You know from the movies how writing as a process is supposed to work.
With a flash of recognition, you, the photogenic hero, are struck with a brilliant idea. You grab a sheet of paper and crank it hastily into the typewriter (this movie is an old one). The words flow in just the right order, as fast as you can type them. When you’re finished, you rip the paper from the typewriter with satisfaction and sit back, smiling at your own brilliance.
If only it were so. In reality, once you work up the courage to begin your blog post and fill that scary blank screen, the words come out in fits and jerks. They’re definitely not in just the right order, but it’s tough to say just what the right order is.
Fortunately, you already know what to do. Writing a blog post is much like writing a school essay (only more entertaining). You have a point to make or information to impart, and your goal is to make your reader understand you and, in the best of all worlds, agree with you. A blog post, like an essay, usually has a beginning (“introduction,” where you let your reader know what you’re going to be writing about), a middle (“body,” where you provide the bulk of your information), and an ending (“conclusion,” where you offer a witty comment or reiterate your main point). In short, you 1) tell your reader what you’re going to say, 2) say it, and 3) tell your reader what you just said.
Because blog writing lends itself to this three-part approach, you can use the same strategies your English teacher taught you in high school. I, for one, keep going back to two old tools for organizing my thoughts: a neat one (the outline) and a messy one (the brain dump). In this post I will discuss the outline; later in the week I will touch on the brain dump.
To put it succinctly, the outline is your friend. Really. Since you already know that you’re going to have an introduction, body, and conclusion, you already have the beginning of an outline:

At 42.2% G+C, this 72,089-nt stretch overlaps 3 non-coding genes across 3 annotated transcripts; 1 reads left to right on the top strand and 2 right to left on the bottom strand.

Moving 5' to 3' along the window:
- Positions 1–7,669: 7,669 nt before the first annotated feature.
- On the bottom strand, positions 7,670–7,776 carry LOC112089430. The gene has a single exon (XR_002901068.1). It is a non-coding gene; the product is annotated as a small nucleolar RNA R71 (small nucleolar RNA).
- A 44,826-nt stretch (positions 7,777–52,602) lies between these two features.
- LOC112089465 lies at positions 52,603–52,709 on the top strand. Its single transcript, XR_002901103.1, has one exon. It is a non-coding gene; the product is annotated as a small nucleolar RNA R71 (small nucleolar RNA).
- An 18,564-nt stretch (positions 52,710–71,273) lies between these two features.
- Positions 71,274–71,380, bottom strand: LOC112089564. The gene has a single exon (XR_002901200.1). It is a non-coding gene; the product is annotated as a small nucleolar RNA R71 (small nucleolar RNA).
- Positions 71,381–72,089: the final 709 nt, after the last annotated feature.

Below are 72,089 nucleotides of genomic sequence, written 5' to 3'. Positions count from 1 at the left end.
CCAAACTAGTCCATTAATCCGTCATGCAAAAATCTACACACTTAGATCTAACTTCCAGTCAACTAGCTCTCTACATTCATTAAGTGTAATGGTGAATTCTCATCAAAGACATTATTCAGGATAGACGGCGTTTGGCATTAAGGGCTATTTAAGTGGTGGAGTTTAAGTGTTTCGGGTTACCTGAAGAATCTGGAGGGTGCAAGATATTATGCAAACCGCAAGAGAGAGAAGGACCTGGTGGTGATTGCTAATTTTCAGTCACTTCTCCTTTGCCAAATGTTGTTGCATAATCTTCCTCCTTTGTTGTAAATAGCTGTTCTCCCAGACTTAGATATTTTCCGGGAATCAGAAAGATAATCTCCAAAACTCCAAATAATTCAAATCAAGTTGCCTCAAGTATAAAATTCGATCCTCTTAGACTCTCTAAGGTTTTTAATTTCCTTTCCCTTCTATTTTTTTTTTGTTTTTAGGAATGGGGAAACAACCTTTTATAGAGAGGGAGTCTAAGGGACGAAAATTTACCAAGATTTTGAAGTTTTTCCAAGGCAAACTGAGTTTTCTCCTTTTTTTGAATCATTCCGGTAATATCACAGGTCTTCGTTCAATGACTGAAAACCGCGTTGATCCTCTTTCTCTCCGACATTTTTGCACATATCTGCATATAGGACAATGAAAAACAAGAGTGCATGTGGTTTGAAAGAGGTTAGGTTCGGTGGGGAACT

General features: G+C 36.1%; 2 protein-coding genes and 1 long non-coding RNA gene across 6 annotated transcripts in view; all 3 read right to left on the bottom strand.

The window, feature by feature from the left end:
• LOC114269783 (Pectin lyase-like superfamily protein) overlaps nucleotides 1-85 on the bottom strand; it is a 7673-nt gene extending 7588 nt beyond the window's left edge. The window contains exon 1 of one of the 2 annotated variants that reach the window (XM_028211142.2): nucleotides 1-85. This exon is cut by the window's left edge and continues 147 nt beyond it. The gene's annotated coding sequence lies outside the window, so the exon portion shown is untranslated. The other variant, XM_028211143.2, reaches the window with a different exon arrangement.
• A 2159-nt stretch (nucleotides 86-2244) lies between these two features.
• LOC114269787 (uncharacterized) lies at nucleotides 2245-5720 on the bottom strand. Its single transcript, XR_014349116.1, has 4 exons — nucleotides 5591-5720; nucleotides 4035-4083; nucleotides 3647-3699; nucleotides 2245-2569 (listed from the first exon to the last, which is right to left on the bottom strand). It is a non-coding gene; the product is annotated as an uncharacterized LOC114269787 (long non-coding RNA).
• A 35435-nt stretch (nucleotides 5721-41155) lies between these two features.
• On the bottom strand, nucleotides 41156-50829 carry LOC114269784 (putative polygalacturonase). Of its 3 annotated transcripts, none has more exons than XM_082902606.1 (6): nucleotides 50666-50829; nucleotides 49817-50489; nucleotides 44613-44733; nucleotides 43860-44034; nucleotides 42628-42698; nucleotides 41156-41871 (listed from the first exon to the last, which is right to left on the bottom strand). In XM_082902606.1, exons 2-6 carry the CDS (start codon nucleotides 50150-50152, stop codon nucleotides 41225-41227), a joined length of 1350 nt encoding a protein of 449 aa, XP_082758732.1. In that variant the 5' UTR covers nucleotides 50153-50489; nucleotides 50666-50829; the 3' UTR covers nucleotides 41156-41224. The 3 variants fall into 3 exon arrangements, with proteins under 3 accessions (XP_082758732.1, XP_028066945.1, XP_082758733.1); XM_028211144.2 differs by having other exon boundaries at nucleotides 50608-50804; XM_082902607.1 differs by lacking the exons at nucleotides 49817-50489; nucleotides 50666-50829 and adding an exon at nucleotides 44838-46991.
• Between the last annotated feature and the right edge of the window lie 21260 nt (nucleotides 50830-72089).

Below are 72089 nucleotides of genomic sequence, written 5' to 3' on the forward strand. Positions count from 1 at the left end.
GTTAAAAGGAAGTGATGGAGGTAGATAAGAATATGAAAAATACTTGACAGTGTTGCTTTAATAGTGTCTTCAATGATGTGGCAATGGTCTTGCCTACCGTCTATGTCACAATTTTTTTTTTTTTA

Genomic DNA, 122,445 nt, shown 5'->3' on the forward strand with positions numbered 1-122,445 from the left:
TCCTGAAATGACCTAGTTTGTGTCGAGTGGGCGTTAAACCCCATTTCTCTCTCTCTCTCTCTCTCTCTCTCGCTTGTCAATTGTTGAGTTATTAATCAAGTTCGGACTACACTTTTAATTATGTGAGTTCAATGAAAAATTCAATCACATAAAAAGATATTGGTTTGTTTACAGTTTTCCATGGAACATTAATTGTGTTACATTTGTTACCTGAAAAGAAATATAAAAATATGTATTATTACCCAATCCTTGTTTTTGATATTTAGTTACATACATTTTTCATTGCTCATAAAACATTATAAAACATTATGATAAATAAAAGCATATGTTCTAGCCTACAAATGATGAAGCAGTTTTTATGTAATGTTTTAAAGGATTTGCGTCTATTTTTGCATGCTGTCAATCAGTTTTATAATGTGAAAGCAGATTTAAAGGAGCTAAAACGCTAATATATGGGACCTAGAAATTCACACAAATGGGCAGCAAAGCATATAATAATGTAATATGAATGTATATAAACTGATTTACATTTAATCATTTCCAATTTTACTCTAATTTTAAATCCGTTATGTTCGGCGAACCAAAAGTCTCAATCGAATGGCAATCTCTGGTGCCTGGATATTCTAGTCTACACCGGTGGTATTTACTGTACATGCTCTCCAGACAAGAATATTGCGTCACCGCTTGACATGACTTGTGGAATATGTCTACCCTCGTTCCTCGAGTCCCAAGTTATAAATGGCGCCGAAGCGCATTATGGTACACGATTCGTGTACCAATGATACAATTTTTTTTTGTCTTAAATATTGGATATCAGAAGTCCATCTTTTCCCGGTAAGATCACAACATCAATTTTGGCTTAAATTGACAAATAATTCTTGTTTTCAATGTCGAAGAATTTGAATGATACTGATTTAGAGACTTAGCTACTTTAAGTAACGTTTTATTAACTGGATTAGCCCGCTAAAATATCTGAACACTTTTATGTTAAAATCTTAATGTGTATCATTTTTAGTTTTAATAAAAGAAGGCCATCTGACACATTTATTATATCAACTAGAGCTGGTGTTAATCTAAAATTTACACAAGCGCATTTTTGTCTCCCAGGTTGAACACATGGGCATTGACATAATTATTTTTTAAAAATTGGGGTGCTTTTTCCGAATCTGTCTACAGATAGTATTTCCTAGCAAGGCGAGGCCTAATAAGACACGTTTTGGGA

In the introduction, you might begin by coming right out and making your point. In this post, for instance, I might have begun with something like, “You can use an outline to organize a blog post just as you would use one to organize an essay.” This would be known as a “thesis statement.”
As an alternative, you might begin with a story or discussion that illustrates your topic. This is the approach I took. I tried to start off with an entertaining image of you, the writer, as a movie character. You can decide if I was successful. (Note, however, that you eventually need to have a thesis statement; in this post, my thesis statement is in the first couple of sentences of the fourth paragraph.)
The “body” section is the meat of your post. Under it, you would list the points you want to make, usually with the most important first and the least important last. You can subdivide each point and be as detailed as you like. Your conclusion will let your readers know how they should feel about what they just read.
If you were writing a post about apples, your outline might look like this:
- I like apples
- You should like them, too
- Apples are delicious
- They are sweet
- They are crunchy
- Apples are versatile
- You can use them in pies
- You can use them as snacks
- Apples are cool
- “American as apple pie”
- Johnny Appleseed
- Apples are great
- You should agree
You can be as detailed as you want, placing each point you want to make in its proper place until nary a sentence has been left out.
Outlines can be a lot of work, but they can make the actual writing much, much easier. Instead of worrying about what you’re going to say, you can focus on your tone and wording. With a detailed outline by your side, you can approach that scary blank screen without fear. (This is my attempt at a witty closing. You can decide if I was successful.)